It has been found that individual incidents may cause ripple effects which spread out and create a traffic jam when, otherwise. Some traffic engineers have attempted to apply the rules of fluid dynamics to traffic flow, Traffic scientists liken such a situation to the sudden freezing of supercooled fluid. However, unlike a fluid, traffic flow is affected by signals or other events at junctions that periodically affect the smooth flow of traffic. Alternative mathematical theories exist, such as Boris Kerners three-phase traffic theory, because of the poor correlation of theoretical models to actual observed traffic flows, transportation planners and highway engineers attempt to forecast traffic flow using empirical models. These models are typically calibrated by measuring actual traffic flows on the links in the network. That discovery enabled the team to solve traffic-jam equations that were first theorized in the 1950s, congested roads can be seen as an example of the tragedy of the commons.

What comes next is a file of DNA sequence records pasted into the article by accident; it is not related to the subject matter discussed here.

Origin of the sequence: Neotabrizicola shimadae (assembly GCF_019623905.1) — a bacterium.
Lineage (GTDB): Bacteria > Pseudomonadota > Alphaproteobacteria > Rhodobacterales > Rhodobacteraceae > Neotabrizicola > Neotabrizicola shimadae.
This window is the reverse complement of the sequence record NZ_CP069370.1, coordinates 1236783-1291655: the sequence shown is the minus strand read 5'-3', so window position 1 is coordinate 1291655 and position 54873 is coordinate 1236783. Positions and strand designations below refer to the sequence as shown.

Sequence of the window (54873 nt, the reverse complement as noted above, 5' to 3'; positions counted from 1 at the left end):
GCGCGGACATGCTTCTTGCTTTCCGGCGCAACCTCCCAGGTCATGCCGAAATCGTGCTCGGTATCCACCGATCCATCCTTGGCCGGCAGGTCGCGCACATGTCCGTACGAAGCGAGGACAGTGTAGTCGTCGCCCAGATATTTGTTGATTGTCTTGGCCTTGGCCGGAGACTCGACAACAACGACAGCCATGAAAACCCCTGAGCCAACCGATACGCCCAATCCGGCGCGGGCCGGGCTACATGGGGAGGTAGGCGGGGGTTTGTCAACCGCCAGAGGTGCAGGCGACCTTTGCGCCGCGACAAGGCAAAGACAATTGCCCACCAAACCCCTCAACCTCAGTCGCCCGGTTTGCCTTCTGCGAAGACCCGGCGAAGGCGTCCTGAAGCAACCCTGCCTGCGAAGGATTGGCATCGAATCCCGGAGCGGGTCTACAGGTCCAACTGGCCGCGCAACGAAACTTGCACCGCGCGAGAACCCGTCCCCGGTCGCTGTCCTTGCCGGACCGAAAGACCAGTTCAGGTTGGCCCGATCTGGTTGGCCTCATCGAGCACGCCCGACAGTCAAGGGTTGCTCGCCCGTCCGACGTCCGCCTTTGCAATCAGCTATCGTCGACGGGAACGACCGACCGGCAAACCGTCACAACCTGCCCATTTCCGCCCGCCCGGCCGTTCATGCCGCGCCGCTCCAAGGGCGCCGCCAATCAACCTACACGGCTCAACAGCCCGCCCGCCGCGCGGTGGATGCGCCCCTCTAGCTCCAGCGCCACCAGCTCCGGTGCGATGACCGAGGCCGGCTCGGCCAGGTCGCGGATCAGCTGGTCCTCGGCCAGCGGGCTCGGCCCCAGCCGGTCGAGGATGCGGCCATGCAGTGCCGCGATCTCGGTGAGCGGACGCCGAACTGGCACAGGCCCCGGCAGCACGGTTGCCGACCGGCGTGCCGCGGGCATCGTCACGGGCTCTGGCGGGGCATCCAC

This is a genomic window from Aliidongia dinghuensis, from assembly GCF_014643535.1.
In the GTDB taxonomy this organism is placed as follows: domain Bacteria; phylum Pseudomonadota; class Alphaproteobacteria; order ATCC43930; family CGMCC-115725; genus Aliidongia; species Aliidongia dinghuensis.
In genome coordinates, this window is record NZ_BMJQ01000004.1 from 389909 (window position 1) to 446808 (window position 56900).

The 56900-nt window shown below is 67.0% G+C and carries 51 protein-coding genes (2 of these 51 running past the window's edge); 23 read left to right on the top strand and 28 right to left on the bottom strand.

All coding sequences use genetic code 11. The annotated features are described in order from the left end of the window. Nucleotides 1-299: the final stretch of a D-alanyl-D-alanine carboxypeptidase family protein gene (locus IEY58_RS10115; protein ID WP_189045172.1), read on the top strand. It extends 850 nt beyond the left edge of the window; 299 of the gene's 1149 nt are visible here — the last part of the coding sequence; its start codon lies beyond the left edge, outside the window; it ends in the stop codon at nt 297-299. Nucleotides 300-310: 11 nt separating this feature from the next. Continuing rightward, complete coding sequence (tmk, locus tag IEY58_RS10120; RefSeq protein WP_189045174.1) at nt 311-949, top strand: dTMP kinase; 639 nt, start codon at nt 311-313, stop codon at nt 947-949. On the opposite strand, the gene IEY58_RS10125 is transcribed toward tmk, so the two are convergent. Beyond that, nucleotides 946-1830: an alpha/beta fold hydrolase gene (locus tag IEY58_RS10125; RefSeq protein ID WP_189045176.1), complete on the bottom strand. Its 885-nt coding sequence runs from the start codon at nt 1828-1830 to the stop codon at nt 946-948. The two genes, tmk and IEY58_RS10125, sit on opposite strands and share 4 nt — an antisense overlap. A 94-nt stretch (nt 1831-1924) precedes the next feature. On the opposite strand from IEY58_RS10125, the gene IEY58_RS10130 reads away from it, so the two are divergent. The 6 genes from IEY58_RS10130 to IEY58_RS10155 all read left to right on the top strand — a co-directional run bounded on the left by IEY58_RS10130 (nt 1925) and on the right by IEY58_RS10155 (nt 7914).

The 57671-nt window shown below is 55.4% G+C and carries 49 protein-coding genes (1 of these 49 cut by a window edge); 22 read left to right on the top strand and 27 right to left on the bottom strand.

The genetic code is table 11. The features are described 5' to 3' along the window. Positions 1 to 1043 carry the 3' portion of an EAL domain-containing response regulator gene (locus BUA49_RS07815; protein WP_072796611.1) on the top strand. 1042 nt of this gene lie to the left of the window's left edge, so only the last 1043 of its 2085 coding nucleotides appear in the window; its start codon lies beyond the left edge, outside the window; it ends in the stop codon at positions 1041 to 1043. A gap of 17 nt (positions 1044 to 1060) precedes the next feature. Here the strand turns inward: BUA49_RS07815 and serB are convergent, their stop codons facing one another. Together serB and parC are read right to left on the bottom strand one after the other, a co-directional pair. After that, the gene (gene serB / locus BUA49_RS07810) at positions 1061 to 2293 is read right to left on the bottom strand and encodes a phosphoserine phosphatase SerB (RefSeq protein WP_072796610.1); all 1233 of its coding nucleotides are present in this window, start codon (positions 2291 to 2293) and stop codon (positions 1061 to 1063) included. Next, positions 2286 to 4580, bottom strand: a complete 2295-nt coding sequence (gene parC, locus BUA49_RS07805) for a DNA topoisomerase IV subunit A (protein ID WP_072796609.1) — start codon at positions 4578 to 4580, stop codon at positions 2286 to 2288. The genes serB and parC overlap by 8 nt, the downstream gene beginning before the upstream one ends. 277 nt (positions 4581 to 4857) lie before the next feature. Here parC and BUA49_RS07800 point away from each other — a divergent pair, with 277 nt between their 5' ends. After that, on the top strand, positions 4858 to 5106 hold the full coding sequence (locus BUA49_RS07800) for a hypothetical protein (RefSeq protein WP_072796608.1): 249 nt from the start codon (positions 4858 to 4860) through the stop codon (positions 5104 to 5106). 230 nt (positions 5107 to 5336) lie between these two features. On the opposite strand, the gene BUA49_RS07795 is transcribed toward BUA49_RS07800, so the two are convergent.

Privatization of highways and road pricing have both proposed as measures that may reduce congestion through economic incentives and disincentives. Congestion can happen due to non-recurring highway incidents, such as a crash or roadworks, economist Anthony Downs argues that rush hour traffic congestion is inevitable because of the benefits of having a relatively standard work day. In a capitalist economy, goods can be allocated either by pricing or by queueing and they determined that the number of vehicle-kilometers traveled increases in direct proportion to the available lane-kilometers of roadways. The implication is that new roads and widening existing ones only results in additional traffic that continues to rise until peak congestion returns to the previous level